Frontier has never been quite up front about the creation of content outside of the game itself, which may be for the best. Frontier’s plots are revealed at a glacial pace through in-game community goals, and the few times Frontier has attempted to encourage community engagement through events has been a disaster. Still, perhaps it is this vast void of space that has allowed players to create content and media outside of the game which can fill the blanks for tuned-in players. Like a blank canvas with only the vaguest implications of an idea, media-savvy players have created beautiful works about Elite: Dangerous, in part providing a reason to keep coming back to Elite despite occasionally slow official developments.
A recent example of this would be the storyline with Salome which unfolded this last weekend. Officially, this was not a Frontier event, but was rather an in game event facilitated by Frontier for the benefit of Drew Wagar, one of the authors of the official Elite tie in novels commissioned in the kickstarter. The event itself was unique in that it involved single, important NPC pilots having to travel from one point to another. It was a VIP protection gig, but this is not something Frontier usually does. Instead, it usually prompts community goals which require simply hauling cargo, collecting bounties or bonds, or pirating goods; grinding to unlock various reward tiers until the victory is secured or the time runs out.
In this event, however, Frontier told the community the basic ideas ahead of time and let the community get to work. It was not Frontier’s scriptwriters or Drew’s plot that would take precedence, but it was the players’ own organization and actions that provided the content. Had Frontier written the plot, they could not have done something so nefarious as Smiling Dog Crew’s infiltration of Salome’s defenders, the predictable betrayal, and so on. With this event, as with many others, it was not Frontier, but the community, that provided the content.
Such has been the case with other events as well. The Dangerous Games, late last summer, were a disaster by any standards of community management, but still there were diamonds in that rough. Recruitment videos to motivate the community were created by several organizations, notably the Border Coalition and GalCop. These videos aimed to gain support from the community for the various competing sides, as well as, in the case of the GalCop videos, to release and tease plot and storyline elements.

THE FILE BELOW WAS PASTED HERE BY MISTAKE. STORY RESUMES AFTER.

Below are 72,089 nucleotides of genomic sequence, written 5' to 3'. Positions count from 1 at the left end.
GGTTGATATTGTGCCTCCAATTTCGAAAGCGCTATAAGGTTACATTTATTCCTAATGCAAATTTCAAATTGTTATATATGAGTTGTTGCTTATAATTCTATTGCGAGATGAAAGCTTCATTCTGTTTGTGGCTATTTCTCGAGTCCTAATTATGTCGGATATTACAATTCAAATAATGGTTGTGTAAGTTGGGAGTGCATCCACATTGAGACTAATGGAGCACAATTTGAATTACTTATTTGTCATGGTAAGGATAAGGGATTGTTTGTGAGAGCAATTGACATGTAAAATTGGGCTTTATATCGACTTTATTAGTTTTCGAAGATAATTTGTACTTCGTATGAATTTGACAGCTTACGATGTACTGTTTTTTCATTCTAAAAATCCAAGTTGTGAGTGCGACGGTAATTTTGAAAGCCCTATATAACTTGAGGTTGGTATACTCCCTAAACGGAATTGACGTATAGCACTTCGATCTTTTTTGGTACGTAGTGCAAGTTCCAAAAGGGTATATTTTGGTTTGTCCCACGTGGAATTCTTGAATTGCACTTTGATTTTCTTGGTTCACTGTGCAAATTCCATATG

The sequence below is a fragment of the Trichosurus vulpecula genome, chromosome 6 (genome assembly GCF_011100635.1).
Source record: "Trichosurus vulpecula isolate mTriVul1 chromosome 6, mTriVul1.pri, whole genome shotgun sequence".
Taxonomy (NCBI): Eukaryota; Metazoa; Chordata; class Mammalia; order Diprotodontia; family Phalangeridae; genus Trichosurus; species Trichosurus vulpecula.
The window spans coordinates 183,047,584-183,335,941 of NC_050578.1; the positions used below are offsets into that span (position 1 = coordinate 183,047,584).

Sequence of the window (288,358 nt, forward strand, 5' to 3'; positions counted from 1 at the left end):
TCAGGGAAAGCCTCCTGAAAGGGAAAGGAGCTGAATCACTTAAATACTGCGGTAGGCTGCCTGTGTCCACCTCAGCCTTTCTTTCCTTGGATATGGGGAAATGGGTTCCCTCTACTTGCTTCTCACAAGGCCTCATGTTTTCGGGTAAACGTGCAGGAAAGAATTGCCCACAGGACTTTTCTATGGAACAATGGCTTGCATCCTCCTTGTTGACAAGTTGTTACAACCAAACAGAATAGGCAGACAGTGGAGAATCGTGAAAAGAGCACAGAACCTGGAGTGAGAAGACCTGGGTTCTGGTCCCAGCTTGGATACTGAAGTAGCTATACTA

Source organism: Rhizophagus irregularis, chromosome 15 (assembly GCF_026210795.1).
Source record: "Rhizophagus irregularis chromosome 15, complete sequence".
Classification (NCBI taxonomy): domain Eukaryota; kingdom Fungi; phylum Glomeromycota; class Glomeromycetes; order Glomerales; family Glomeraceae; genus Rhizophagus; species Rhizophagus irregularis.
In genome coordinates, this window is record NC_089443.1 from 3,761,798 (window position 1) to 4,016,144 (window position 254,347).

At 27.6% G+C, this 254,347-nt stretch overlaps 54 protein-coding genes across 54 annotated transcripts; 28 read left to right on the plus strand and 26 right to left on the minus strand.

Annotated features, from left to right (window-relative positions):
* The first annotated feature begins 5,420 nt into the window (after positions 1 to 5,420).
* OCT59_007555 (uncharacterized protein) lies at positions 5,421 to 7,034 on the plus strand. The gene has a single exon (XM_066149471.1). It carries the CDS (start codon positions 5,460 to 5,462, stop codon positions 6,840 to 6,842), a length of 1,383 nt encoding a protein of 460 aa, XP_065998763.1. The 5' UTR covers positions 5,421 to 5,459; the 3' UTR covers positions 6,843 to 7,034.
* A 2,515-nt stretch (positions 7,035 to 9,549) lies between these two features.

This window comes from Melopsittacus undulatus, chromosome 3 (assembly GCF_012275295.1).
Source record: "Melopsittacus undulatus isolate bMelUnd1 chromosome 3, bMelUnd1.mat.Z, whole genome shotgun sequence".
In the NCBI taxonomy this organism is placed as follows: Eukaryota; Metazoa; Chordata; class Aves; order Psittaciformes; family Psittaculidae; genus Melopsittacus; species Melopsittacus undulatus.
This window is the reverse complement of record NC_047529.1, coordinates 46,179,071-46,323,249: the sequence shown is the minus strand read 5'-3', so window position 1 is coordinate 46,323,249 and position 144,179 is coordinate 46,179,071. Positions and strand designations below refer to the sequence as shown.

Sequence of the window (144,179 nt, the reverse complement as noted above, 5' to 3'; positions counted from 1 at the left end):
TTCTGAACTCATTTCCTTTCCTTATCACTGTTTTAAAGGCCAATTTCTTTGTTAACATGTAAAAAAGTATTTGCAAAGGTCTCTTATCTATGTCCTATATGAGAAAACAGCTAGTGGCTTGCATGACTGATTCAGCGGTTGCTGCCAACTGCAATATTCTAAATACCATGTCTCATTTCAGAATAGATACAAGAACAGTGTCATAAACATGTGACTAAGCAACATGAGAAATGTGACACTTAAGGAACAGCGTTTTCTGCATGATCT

Some organizations even take this a step further, producing content for their day to day operations. Diamond Frogs have been creating operational briefings in video format for years as a way of encouraging the troops and keeping people motivated and on the same page. They also provide engaging content in a game in which neither the journey nor the destination are often distinguishable or unique. During the various stages of the Xihe Wars, Frogs were kept abreast and hyped on various operational stages through the use of mission briefings that inspired and informed, effectively creating a game within a game out of the liberation of Xihe.
While the game itself sometimes delivers a void of engaging content, instead providing only the same experiences time and time again, the community of Elite: Dangerous continues to find ways to draw milk from a stone, providing content to fill that void. In this way, Elite’s organization management meta-game remains a true exercise in the sandbox experience. Following the success of the 3rd Party Developer’s Strike last week, Frontier may finally deliver on usable API tools that will support and promote even more community creation. We may even hope that someday Frontier creates tools to allow the creations of players outside of the game to be reflected in engine through more than just player injected factions and slow community goals.